Empowering Discussions

“How to Achieve a Better Body Image”

How to Achieve a Better Body Image

By Rae Lawrence

As humans, we all have the tendency to fall prey to struggling with body image.  However, there are ways to overcome this trap and re-learn self love and self acceptance.

  1. Stop avoiding your body

    We know that one way to maintain negative body image is to avoid your body. So, in order to break this cycle, stop the avoidance! Face up to your body and get to know it, lumps, bumps and all. Get used to being with your body. If you usually avoid mirrors, start approaching them. Look at yourself as a whole person – don’t just focus on the bits you don’t like. Try to spend more time naked. Walk around the house nude! Practice touching your body: a good way to do this is to buy some nice moisturizer and rub it all over. Try other activities that you would normally avoid: go to the beach, go clothes shopping, go belly dancing! The more you do to get in contact with and accept your body the way that it is, the more you are likely to develop better body image.

  2. Stop checking

    Some people check rather than avoid, which also perpetuates negative body image. Checking is when people repeatedly check their bodies for evidence of continuing “disgustingness”. A person might study their body in the mirror for hours at a time, or pinch their sides to check on the “fat”. Write a list of your “checking” behaviors. Once you have recognized what you are doing, make a point of refusing to check, or try to cut down. If you have “pinch the fat on my stomach” on your list, and you notice you are doing this 20 times a day, aim to cut down to 15 times, then 10, then five … then stop!

  3. Stop comparing

    One form of “checking” behavior is comparison. This is when you constantly compare your physical attributes to those of other people. It can be challenging to stop negatively comparing yourself to others: for many people, it’s such a habit it is automatic and happens hundreds of times a day. Try to notice when you compare yourself to others and make a note of when you compare, who you compare yourself to, and what you say to yourself when it happens. Is it fair? Is it realistic? What effect does it have on how you feel about yourself? What can you say that may be more helpful?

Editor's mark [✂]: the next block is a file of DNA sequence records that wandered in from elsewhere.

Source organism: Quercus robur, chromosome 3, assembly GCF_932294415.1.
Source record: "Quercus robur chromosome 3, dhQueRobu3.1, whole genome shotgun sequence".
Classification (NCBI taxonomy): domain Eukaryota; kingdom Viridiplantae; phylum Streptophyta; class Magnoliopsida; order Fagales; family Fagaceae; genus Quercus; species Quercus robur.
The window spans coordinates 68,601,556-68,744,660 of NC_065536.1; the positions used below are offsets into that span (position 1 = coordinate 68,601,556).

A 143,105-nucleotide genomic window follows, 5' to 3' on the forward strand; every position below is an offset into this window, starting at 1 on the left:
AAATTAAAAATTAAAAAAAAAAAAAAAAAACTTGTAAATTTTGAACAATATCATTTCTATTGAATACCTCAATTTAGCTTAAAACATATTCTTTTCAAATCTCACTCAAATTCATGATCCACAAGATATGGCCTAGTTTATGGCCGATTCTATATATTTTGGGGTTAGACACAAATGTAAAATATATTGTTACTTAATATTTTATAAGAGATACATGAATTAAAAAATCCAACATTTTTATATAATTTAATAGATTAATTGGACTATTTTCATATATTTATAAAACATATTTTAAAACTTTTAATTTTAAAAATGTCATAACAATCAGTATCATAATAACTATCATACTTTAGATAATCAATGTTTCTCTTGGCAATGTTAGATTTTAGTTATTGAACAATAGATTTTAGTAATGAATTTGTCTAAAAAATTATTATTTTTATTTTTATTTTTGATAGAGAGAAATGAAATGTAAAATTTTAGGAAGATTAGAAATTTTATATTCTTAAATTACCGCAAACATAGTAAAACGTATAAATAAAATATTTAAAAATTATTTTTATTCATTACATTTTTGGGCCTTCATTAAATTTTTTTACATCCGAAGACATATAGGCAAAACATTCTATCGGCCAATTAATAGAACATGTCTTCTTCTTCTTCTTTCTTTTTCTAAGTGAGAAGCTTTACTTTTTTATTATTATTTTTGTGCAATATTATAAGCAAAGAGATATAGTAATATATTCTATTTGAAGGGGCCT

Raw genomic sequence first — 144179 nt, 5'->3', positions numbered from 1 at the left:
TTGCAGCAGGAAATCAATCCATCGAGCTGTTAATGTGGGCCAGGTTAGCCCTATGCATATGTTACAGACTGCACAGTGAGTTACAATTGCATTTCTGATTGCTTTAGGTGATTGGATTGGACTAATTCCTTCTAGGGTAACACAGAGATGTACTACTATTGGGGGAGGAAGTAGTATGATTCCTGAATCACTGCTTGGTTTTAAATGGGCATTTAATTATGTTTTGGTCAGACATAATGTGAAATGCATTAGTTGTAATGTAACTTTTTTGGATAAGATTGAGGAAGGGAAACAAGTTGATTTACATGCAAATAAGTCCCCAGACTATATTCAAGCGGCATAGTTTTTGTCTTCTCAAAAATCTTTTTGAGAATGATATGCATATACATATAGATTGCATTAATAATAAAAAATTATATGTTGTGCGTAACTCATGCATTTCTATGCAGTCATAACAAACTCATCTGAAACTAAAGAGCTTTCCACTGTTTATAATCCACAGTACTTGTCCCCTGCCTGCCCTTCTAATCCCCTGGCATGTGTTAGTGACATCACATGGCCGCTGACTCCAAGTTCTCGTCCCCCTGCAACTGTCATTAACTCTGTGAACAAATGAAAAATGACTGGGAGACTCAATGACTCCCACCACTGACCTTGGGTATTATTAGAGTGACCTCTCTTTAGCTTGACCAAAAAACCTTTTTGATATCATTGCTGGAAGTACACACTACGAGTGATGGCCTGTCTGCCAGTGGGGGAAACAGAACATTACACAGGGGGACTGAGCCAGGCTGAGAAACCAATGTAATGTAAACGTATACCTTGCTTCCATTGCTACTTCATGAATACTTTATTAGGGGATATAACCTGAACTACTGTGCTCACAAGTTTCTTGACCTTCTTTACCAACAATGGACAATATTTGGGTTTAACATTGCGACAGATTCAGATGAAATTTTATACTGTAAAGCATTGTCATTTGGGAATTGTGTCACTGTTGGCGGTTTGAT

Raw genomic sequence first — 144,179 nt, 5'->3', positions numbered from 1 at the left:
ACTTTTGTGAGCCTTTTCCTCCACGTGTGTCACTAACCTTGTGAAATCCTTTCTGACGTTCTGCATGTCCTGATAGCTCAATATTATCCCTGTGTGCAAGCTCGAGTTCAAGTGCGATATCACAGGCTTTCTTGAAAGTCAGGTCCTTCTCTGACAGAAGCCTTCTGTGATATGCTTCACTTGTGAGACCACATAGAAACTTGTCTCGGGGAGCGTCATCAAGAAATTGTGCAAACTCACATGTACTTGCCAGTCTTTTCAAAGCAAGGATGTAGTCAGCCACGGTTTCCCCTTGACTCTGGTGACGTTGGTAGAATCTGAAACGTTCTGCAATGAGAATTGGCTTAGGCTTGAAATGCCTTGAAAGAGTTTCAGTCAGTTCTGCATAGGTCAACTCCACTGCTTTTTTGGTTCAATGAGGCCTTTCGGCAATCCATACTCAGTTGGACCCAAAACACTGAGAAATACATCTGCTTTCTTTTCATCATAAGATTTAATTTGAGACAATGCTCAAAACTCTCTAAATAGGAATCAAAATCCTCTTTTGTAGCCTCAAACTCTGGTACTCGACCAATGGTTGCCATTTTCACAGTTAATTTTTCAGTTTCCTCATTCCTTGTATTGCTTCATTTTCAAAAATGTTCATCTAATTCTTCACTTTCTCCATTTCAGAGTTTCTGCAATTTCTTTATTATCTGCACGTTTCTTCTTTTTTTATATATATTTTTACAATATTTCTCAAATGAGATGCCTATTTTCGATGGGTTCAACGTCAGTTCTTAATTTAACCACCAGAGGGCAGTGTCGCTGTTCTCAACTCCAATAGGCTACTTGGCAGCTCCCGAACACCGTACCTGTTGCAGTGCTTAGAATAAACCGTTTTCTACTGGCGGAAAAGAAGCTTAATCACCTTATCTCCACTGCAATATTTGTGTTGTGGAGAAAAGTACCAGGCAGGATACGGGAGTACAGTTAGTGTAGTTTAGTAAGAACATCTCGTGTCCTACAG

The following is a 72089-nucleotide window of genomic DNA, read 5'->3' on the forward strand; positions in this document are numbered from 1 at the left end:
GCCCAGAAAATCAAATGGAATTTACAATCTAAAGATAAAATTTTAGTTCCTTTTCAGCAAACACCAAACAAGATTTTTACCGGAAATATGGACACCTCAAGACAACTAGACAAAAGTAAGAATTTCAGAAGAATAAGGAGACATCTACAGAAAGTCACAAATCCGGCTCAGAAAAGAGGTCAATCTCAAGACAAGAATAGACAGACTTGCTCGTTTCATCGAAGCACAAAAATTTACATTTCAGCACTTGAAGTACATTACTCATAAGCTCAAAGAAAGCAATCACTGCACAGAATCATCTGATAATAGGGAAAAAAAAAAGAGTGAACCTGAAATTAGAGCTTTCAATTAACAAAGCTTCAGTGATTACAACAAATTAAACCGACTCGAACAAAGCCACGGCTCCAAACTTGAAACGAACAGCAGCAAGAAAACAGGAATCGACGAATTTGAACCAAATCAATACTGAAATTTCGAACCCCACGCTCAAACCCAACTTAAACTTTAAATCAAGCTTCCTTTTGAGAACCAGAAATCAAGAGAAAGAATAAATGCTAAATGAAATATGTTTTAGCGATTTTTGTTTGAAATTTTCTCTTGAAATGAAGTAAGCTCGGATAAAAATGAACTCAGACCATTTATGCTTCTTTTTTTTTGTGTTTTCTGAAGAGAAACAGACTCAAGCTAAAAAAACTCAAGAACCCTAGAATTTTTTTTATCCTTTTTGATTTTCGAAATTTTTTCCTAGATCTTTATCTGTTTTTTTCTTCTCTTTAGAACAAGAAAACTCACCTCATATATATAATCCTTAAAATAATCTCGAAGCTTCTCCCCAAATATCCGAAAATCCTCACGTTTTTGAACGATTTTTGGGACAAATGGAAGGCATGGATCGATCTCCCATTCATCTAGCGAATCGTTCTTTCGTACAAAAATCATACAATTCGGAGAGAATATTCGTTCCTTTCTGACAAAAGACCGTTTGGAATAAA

4. Check out your assumptions

    People sometimes interpret normal, everyday things as evidence of their “fatness”. For example, a lot of women think that if their thighs or stomachs wobble, this means they are “fat”. In actual fact, wobbliness is a normal female characteristic. We’re made to wobble! For other women, the normal fluid retention that happens when they are premenstrual can be viewed as a “sign” that they are putting on weight. Try to notice what you are assuming to be evidence of “fat”, and look for the facts. This may mean doing a Google search, discussing your assumptions with friends and family, or even asking your GP.

  5. Separate feeling bad from feeling fat

    When you have weight or body image issues, it can be hard to separate feelings from how you feel about your body. For example, if you have a stressful day at work, a fight with your partner and get a parking ticket, you start to feel bad. You may then start to also feel “fat” and unattractive. If you start to feel this way, ask yourself what has triggered this feeling. Try to identify the real issue, and separate it from your body-image issues. Another common experience is for people to feel “fat” after they have eaten. In this instance the trigger is body image-related. When this happens, remind yourself that your weight and appearance was the same before this feeling hit. So, though you may feel different, your weight hasn’t changed.

  6. Practice self acceptance